If one has a solution of peracetic acid, an estimate can be made of the vapor pressure of peracetic acid over that solution. The vapor pressure of a component of a mixture is proportional to the mole fraction of that component (Raoult’s law), so if there solution of PAA in water, one needs to calculate the concentration of the PAA in moles/liter, the concentration of hydrogen peroxide, acetic acid and water and then calculate the mole fraction (moles of PAA/(moles of PAA + moles of everything else)).
The next step is to multiply the mole fraction of PAA by the vapor pressure for PAA (look it up, in for example the CRC Handbook of Chemistry with Physics, 76th Ed). The result of this calculation is an estimate of the equilibrium vapor pressure of the PAA. The equilibrium vapor pressure is the vapor concentration of PAA over a static solution in a sealed container that has had sufficient time to come to steady state. Most practical applications are not at equilibrium and many are far from it. Therefore, this calculation is at best only rough estimate and may be completely inaccurate. For example, when using PAA in a well ventilated area, the atmospheric PAA concentration will be well below the equilibrium value.
Once the vapor pressure of PAA is obtained, then concentration in ppm can be readily found:
ppm = 1,000,000(vapor pressure) / (atmospheric pressure).
Another wrinkle in the calculation is that peracetic acid can ionize to peracetate ion and H+.
The vapor pressure of the ionized form on the right is negligible, and so only the unionized form (left hand side) is relevant. the pKa for peracetic acid is 8.2 and so the extent of ionization depends on the pH of the solution. If the solution is alkaline, pH 10 or above, then almost all of the PAA will be in the ionized form and there will be little or not PAA vapor. Some PAA mixtures are formulated to be alkaline and therefore have essentially no PAA vapor. If the solution is acidic, pH 6 or below, then essentially all the PAA will be in the non-ionized form. Therefore when calculating the equilibrium vapor pressure, the mole fraction of the non-ionized form should be used.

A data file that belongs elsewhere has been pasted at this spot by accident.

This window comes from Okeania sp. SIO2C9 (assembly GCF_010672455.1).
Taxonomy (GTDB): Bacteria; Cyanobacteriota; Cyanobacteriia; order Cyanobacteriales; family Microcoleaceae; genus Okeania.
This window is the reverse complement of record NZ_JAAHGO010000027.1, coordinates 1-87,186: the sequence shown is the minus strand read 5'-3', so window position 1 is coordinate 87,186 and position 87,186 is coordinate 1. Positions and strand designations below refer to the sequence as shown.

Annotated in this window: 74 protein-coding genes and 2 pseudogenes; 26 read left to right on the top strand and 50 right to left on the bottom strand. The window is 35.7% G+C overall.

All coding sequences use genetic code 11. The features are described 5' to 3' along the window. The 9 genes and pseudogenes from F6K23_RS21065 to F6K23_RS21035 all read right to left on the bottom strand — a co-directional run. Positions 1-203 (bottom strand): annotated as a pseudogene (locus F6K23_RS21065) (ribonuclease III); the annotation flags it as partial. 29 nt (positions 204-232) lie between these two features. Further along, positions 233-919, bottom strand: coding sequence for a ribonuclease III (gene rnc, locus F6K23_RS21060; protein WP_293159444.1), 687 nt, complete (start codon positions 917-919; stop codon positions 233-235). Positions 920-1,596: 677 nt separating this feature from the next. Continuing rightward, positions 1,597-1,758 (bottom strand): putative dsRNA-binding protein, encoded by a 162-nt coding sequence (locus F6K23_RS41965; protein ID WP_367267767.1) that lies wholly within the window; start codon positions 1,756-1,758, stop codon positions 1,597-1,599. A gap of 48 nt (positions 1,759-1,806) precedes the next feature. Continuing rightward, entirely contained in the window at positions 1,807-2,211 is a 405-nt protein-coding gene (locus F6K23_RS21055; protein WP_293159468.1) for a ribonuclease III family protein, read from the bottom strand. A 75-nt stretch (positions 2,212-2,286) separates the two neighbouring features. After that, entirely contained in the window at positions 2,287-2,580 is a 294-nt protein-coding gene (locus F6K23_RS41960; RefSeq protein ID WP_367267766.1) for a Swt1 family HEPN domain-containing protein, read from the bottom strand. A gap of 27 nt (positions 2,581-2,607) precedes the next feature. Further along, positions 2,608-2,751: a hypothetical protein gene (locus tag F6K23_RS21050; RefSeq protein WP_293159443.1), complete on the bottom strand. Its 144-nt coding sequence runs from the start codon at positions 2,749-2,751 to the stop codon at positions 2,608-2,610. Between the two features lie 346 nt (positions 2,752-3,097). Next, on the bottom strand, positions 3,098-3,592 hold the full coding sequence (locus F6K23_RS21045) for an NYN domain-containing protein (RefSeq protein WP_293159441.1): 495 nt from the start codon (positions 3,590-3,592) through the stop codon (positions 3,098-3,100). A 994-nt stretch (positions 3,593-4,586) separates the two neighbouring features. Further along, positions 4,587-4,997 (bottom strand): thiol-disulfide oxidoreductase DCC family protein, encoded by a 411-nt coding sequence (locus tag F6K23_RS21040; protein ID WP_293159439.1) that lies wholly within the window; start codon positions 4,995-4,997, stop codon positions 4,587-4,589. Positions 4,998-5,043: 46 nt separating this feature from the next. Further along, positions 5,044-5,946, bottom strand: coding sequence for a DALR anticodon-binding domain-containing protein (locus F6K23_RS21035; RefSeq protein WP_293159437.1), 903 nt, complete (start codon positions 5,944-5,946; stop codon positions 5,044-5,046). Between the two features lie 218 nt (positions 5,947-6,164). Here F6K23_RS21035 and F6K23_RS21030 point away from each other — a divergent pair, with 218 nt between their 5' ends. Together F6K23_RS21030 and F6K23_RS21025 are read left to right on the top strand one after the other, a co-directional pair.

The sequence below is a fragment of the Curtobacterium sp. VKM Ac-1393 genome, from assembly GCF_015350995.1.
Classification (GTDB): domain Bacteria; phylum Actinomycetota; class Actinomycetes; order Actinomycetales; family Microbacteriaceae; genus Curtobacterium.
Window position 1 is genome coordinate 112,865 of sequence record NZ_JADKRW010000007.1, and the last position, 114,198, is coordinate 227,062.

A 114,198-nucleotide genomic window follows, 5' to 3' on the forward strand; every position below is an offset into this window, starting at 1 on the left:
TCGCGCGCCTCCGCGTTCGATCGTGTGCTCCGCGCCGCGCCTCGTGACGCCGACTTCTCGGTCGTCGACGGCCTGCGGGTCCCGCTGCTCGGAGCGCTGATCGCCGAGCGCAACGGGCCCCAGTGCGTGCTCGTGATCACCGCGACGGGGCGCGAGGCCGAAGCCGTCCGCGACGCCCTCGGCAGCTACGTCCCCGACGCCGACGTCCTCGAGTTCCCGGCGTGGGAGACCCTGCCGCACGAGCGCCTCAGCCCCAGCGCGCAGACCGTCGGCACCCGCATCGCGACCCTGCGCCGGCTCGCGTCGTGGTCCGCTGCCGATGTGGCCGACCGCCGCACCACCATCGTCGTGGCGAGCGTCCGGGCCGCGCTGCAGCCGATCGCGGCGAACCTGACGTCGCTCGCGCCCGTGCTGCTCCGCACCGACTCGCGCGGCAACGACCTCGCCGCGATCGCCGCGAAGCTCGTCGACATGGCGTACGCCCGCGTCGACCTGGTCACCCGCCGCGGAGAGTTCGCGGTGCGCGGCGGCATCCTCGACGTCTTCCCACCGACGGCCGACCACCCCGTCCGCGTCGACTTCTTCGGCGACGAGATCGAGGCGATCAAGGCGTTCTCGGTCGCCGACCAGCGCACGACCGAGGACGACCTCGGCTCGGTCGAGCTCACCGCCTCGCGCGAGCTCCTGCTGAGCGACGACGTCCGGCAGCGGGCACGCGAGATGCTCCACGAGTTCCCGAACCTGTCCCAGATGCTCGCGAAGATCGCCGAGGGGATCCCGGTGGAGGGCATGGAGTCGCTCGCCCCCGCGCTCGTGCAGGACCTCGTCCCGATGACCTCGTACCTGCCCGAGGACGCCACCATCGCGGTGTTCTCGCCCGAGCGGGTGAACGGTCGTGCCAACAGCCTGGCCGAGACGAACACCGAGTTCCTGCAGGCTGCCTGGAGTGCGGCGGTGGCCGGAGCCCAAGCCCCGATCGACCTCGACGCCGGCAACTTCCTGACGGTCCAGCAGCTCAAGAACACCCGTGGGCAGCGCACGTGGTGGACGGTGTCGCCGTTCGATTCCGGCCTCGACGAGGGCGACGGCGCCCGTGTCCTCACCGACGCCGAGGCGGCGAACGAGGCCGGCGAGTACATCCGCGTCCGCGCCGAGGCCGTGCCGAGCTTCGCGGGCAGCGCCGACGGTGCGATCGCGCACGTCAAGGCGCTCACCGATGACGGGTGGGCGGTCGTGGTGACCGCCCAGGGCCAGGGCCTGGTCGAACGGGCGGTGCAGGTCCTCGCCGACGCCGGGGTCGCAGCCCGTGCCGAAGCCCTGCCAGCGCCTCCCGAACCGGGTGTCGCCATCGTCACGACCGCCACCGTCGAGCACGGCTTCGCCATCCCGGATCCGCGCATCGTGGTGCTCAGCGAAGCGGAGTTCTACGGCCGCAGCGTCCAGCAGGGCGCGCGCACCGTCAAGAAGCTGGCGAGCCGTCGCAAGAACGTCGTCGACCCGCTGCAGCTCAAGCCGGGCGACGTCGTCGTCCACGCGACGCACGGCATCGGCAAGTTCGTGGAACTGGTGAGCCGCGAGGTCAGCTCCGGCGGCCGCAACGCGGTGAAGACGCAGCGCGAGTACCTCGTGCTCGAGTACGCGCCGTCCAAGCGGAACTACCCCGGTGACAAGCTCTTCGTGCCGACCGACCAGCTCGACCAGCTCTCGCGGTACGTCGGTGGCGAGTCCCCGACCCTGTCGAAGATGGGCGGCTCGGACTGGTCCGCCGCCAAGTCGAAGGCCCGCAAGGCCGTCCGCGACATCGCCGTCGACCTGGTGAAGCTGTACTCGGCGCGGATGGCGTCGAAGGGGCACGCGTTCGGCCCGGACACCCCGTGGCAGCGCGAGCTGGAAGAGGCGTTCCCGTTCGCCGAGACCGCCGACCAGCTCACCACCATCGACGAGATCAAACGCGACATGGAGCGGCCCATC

Using the method above, one can also estimate the concentration of hydrogen peroxide and acetic acid in the vapor phase.
Lastly, it is worth pointing out that if the PAA is being used as a spray, or a fog, then the equilibrium concentrations are not applicable since it is not longer a simple vapor over a liquid. If droplets evaporate, then the relative concentration in the vapor phase will probably reflect the liquid composition if derived from evaporation of liquid droplets, rather than the vapor pressure/concentration ratios estimated from the vapor pressure calculations.
In summary, it is possible to estimate the vapor pressure of a PAA solution and from this calculate an estimate PAA concentration in ppmv. but the bigger problem is that equilibrium concentrations are rarely seen in PAA applications and so these calculations are at best only rough estimates. It is important that anyone estimating the PAA vapor concentration consider their circumstances to determine to what extent these calculations are applicable or if they can be used at all.